If one is looking at social context, rather than individual culpability, as being the key to suppressing gangs, the natural next step is to consider non-traditional sentencing options and penal management methods that can disrupt gangs and put convicted gang members into a new social context with mainstream norms, without expensive overkill use of incarceration. The dynamics involved (and their intractability) are explored, for example, in "The Good Girl's Guide To Getting Kidnapped" (2010) by Yxta Maya Murray (who is also a law professor), in which a young woman with deep ties of Los Angeles gang life struggles between success in that context and success in the contexts of the middle class establishment. It is a young adult book that pulls no punches and is assiduously committed to showing rather than telling, and leaving morals open ended rather than resolving the issues.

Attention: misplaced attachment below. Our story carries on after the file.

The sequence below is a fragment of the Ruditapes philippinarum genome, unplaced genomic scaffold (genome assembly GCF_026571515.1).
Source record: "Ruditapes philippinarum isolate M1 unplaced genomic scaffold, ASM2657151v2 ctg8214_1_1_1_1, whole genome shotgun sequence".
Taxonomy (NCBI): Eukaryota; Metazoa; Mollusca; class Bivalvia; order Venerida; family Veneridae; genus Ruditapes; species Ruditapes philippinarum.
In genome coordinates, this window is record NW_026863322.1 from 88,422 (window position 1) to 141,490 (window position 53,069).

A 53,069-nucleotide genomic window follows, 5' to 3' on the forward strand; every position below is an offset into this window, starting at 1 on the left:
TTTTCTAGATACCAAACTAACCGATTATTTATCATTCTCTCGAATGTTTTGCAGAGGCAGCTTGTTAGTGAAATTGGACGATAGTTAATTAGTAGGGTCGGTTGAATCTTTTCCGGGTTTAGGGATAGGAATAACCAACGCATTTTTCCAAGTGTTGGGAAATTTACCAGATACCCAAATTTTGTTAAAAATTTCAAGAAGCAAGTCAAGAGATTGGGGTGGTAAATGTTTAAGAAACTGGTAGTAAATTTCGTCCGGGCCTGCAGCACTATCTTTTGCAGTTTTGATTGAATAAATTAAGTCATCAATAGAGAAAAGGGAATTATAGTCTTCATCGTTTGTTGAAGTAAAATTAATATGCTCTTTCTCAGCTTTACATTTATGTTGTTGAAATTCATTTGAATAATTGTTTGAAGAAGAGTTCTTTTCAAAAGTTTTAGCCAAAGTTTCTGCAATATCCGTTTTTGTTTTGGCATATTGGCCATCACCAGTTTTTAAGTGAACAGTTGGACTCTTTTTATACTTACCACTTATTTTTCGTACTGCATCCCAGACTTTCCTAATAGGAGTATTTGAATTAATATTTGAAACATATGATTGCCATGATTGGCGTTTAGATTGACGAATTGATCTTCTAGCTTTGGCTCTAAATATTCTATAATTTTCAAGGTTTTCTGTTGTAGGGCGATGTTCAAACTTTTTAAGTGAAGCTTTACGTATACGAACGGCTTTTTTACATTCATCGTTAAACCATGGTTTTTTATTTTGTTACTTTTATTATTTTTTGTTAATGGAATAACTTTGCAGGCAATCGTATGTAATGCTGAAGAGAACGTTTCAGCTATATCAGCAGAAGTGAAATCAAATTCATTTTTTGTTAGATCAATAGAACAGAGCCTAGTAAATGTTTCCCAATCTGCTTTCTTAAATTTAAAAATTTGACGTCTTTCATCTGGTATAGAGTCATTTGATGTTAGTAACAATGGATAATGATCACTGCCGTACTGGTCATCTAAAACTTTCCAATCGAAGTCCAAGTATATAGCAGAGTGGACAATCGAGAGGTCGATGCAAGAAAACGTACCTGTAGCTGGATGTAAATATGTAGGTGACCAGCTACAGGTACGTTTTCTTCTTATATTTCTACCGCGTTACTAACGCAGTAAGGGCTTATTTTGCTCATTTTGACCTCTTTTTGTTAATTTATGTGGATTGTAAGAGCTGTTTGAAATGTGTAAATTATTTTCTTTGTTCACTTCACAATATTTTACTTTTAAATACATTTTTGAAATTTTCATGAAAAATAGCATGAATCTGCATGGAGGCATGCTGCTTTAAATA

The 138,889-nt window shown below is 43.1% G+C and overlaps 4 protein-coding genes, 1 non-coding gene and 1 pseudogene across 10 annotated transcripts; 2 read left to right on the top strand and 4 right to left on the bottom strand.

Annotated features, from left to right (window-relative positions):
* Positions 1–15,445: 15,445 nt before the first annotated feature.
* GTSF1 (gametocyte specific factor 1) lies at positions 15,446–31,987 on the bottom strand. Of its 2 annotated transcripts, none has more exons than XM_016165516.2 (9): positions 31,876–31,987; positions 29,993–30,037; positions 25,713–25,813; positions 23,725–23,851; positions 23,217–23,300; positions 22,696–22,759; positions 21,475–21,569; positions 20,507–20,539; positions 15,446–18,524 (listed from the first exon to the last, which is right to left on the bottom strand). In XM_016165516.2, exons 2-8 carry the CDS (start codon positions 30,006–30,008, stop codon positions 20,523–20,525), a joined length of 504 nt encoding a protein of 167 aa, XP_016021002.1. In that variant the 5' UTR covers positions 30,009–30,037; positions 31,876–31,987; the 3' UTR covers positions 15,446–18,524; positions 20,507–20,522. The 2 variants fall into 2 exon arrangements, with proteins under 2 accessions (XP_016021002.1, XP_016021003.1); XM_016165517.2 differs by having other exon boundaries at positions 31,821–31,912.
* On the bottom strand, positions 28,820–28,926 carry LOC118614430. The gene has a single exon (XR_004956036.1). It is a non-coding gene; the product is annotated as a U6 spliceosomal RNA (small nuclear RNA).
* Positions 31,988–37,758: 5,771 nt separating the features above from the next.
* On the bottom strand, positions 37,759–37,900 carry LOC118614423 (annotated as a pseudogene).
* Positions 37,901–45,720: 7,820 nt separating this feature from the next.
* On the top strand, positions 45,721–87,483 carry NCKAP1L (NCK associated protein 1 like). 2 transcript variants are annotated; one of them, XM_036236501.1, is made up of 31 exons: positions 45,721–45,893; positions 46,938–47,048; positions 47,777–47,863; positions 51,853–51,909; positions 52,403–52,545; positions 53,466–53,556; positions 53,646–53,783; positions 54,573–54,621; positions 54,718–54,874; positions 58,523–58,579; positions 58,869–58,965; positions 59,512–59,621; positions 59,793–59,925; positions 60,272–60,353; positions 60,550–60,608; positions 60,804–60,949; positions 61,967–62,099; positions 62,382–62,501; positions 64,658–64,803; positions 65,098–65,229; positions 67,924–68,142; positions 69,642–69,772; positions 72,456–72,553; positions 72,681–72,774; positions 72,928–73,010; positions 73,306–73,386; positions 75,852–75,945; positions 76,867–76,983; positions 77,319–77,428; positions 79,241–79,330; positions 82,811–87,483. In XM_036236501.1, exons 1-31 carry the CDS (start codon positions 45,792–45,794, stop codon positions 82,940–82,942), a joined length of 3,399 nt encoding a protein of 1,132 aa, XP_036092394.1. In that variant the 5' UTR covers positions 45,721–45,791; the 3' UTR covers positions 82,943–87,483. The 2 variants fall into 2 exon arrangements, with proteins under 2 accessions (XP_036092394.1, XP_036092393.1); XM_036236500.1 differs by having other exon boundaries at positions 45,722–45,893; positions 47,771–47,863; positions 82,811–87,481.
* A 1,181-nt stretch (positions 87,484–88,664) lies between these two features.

Addressing the motivations of gang violence in sentencing in a way conscious of its social context, through the criminal justice system, which usually defines crime in the context of isolated individuals without much thought to context, may also be the key to really making progress in addressing racism in the criminal justice system, as a large share of all disproportionate involvement of racial minorities in the criminal justice system in related to gang affiliated crime. Indeed, given the ubiquity of gang related crime in high poverty minority communities, one of the big crimological and sociological question may be not "why do high poverty minority communities have so much criminal gang activity?," but "why do high poverty Anglo communities seem to lack significant criminal gang activity?" Criminal gangs, of couse, used to be common in immigrant communities in the United States, particularly those involving Catholic immigrants in the 19th century, but that American mafia is almost gone now and while there are exceptions, this does seem to be the case.